The scope of gene transfer applications in human therapy has expanded enormously over the last 15 years to include not only several types of genetic diseases but also a variety of genetic approaches to the treatment of cancer. Hematopoietic stem cells have been considered excellent targets for therapeutic gene transfer because of their capacity for self-renewal and for differentiation into multiple cellular lineages. Retrovirus-mediated gene transfer has been tested for treatment of diseases that specifically affect the hematopoietic system, such as adenosine deaminase deficiency and chronic granulomatous disease. Storage disorders such as Gaucher disease, Hurler syndrome and Hunter syndrome, genetic deficiencies that affect a broad range of tissue types, may also be amenable to treatment by gene transfer into hematopoietic cells, owing to the release of enzyme expressed in transduced cells with subsequent uptake by untransduced cells ('metabolic cross- correction'). Hematopoietic stem cells may also be targeted for introduction of drug-resistance genes for the purpose of protecting normal tissues from the toxic side-effects of cancer chemotherapeutic agents, thus allowing more effective antitumor chemotherapy. The danger of introducing drug-resistance function into tumor cells may be dealt with by including sequences specifically designed to reduce expression of oncogenes or to restore expression of tumor suppressor genes. Current limitations on the efficiency of gene transfer into hematopoietic stem cells may be alleviated by the development of new vector systems such as adeno-associated virus or lentivirus vectors, or by advances in cell processing that render hematopoietic cells more susceptible to transduction. Drug-resistance genes may also be applied for in vivo selection to expand the representation of a small proportion of transduced hematopoietic cells. These approaches toward increasing the frequency of hematopoietic cell transduction contribute to the anticipated feasibility of gene therapy for genetic diseases and cancer.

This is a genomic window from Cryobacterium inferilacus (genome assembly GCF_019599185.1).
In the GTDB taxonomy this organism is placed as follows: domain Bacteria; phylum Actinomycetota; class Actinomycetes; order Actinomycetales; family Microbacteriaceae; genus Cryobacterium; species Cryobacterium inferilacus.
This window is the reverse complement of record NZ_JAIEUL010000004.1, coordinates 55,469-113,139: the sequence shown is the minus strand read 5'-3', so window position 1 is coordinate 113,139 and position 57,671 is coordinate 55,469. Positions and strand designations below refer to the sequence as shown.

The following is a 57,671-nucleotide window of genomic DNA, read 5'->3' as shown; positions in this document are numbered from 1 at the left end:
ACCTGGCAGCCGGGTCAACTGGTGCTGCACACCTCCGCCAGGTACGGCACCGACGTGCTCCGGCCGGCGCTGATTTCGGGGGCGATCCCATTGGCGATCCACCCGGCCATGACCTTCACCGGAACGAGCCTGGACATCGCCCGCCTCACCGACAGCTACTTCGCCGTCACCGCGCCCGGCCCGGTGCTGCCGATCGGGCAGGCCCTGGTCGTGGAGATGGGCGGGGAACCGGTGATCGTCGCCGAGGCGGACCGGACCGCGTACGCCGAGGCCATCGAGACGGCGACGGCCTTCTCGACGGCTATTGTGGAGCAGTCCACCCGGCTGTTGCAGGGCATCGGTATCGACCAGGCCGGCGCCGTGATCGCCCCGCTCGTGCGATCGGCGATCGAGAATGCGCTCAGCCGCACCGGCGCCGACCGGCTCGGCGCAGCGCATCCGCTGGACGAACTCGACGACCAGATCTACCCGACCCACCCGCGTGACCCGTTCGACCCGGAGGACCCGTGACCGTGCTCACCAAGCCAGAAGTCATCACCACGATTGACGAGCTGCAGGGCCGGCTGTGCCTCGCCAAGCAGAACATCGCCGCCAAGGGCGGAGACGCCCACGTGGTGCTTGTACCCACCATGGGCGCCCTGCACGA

- Gene transfer
- Hematopoetic stem cells
- Retrovial vectors dihydrofolate eductase